Sunday, May 12, 2019

Anti-Israel bias at Human Rights Watch (Part 1: Omar Shakir)

Posted by , legalinsurrection.comSaturday, May 11, 2019

The long history of anti-Israel bias by Shakir and HRW is a critical consideration for Israel in deciding whether Shakir has a “right” to remain in the country as a human rights worker.

Israel has refused to renew a visa for Omar Shakir of Human Rights Watch (HRW) to remain in Israel as a human rights worker, based on his long history of anti-Israel activism. This has caused a storm of controversy and lawsuits, leading to the fair question: Is Shakir entitled to a work visa to promote human rights if what he really is promoting is anti-Israel activism and the destruction of Israel?
Not surprisingly, the international media has taken Shakir’s side.

Under the title “Israel plans to deport a U.S. human rights activist. Democrats are pushing back,” the Washington Post recently reported about the case of Shakir, director of the HRW office for Israel and the Palestinian territories. A few weeks earlier, the paper had published an op-ed by Shakir under the title “Israel wants to deport me for my human rights work.”

Needless to say, many other outlets have covered this story in similar terms.

In most cases, the implications of the articles are clear: the Jewish state has been exposed by HRW as a serial abuser of human rights, and it now wants to do its dirty work without being closely monitored by a respected organization like HRW.  But it’s a false narrative.

Since all too many influential politicians, public figures and journalists are apparently unaware of the truly shameless bias HRW has long held against Israel, it is time for a reminder. Indeed, such a reminder seems all the more urgent given that the recent letter on behalf of Omar Shakir and HRW signed by 17 Democratic lawmakers reportedly stated:
“To carry out our own human rights work and responsibilities in the U.S. House of Representatives, we rely on the reports of Human Rights Watch for balanced accounts of human rights violations wherever they may occur, including here in the United States.”
When it comes to Israel – and likely also when it comes to the US and some other countries – it is quite unrealistic to expect HRW to provide “balanced accounts,” though “balanced” is already a curious choice of words: what exactly are HRW accounts ‘balancing’?

The answer is that HRW accounts are ‘balancing’ the deeply rooted ideological views of its top officials and staff with cherry-picked facts and carefully tailored narratives.

In the following, I will focus on Omar Shakir’s case; a second part (to be published separately) will explain why Shakir’s case must be seen in the broader context of the openly displayed hatred for Israel by top HRW officials, in particular Sarah Leah Whitson, executive director of the Middle East and North Africa Division at HRW.  As I will show, Whitson’s brazenly biased conduct also justifies the conclusion that her own politics trumps facts and concern for serious human rights abuses even when it’s not about Israel.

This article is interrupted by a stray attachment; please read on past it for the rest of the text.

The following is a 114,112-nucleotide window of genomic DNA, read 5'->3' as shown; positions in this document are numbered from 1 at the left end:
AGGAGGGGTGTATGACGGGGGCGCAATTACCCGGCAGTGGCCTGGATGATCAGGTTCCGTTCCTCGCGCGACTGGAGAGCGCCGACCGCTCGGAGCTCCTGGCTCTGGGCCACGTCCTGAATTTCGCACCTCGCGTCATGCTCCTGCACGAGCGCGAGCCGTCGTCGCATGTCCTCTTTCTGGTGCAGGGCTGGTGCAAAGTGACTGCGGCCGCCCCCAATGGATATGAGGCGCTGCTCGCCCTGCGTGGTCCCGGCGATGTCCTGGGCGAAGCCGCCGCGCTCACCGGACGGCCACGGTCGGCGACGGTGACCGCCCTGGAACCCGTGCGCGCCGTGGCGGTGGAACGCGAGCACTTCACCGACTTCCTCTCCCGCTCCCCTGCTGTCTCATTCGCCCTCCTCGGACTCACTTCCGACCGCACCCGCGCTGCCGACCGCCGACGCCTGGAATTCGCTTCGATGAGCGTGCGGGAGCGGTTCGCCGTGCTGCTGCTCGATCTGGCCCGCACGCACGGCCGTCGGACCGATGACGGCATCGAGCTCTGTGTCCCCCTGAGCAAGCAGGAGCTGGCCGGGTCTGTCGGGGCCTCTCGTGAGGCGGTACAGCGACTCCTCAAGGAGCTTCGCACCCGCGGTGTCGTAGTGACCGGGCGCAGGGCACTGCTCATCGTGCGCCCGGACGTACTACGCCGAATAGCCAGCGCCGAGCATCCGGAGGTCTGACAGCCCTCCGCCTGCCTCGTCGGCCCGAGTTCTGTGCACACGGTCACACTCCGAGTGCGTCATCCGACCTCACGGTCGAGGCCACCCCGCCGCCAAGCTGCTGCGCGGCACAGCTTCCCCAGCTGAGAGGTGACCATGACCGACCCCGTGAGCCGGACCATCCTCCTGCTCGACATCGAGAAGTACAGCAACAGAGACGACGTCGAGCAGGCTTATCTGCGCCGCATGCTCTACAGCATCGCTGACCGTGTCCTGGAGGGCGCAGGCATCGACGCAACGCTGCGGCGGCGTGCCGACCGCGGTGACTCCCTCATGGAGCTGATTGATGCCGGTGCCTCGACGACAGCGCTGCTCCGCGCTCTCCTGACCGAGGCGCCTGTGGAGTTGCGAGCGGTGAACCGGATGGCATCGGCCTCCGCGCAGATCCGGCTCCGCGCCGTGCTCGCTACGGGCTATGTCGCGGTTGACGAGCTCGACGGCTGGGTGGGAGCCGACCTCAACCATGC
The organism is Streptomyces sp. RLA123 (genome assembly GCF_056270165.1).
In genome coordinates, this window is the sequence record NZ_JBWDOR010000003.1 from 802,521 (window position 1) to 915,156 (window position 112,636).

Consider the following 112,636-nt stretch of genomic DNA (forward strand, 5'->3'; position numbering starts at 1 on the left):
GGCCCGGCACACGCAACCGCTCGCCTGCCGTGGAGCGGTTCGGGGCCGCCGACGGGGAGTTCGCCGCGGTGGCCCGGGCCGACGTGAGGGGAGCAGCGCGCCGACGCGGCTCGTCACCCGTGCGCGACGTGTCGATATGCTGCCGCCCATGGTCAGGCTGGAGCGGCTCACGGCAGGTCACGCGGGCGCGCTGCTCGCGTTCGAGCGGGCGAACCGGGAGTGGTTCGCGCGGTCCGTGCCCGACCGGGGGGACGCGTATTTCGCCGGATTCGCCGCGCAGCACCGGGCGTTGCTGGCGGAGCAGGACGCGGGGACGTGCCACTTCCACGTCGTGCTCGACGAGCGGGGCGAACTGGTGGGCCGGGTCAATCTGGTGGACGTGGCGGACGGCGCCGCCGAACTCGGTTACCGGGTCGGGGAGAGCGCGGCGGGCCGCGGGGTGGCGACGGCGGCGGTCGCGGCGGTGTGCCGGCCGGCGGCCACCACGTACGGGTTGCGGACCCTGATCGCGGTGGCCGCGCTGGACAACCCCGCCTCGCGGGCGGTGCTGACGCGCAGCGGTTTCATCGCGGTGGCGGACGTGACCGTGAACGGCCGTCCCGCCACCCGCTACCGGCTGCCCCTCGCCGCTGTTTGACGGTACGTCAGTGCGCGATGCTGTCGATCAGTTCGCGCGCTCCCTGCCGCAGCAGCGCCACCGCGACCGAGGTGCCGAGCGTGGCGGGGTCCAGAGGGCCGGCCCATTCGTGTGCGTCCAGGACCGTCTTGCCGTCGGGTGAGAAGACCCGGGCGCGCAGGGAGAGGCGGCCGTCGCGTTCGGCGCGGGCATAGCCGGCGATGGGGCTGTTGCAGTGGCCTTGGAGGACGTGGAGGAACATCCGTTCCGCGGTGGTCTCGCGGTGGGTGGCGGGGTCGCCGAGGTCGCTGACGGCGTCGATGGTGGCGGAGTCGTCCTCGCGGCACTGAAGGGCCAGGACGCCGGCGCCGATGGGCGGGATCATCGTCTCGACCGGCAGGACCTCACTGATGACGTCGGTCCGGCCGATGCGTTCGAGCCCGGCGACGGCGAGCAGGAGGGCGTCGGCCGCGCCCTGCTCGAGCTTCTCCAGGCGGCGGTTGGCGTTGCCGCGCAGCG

The inevitable conclusion is that as important as it would be to have reliable reporting about human rights abuses, HRW is clearly a deeply compromised organization that cannot be trusted to provide truly impartial assessments. ...

Support for Anti-Zionist ‘Jewish Voice for Peace’ (JVP)

On March 30, 2017, Shakir tweeted: “Vicious attack on JVP, other rights defenders reflect gov[ernment] intolerant of dissent, afraid of scrunity [sic!] of rights record.”
Shakir’s tweet tagged Jewish Voice for Peace (JVP) and linked to a document uploaded by the group. The document purports to be an official statement from Israel’s Ministry of Public Security, Strategic Affairs and Public Diplomacy [JB emphasis] , condemning an upcoming JVP conference and noting prominently: “One of the main speakers at the conference is Rasmah Odeh, a convicted terrorist who was active with the Popular Front for the Liberation of Palestine terror organization. Rasmah was convicted and imprisoned in Israel for her terrorist activities.” The document also quotes Minister of Strategic Affairs Gilad Erdan as saying: “The JVP is an anti-Semitic organization which incites against Israel. It regularly cooperates with extremist organizations which seek Israel’s destruction. It is inexcusable that the organization chose to host at its conference a terrorist who was convicted for her involvement in murdering two Israeli students.”

JVP had indeed announced the meeting already in early March 2017, noting right at the outset: “Jewish Voice for Peace is honored to feature deeply respected Palestinian organizer Rasmea Odeh at our upcoming National Membership Meeting.” The announcement further praised Odeh as “a feminist leader in the Palestinian and Arab-American community in Chicago” and brazenly asserted that the “accusations against Odeh stem from a context of long-standing anti-Palestinian and anti-Muslim persecution by both the Israeli state and the United States. […] The story of Rasmea Odeh’s label as “terrorist” is a story of Israeli apartheid: a story of displacement and refugees, of occupation and unjust targeting by the security state, of political imprisonment, sexual violence, and torture.”

That this is how JVP would describe a terrorist who had helped to perpetrate a deadly supermarket bombing in Jerusalem is a good introduction if you are not familiar with the group. But it’s important to know a bit more about JVP, because Shakir clearly regards the group as “rights defenders” and thinks that by criticizing JVP’s glorification of a murderous terrorist, the Israeli government shows that it is “intolerant of dissent, afraid of scrunity [scrutiny] of rights record.” ...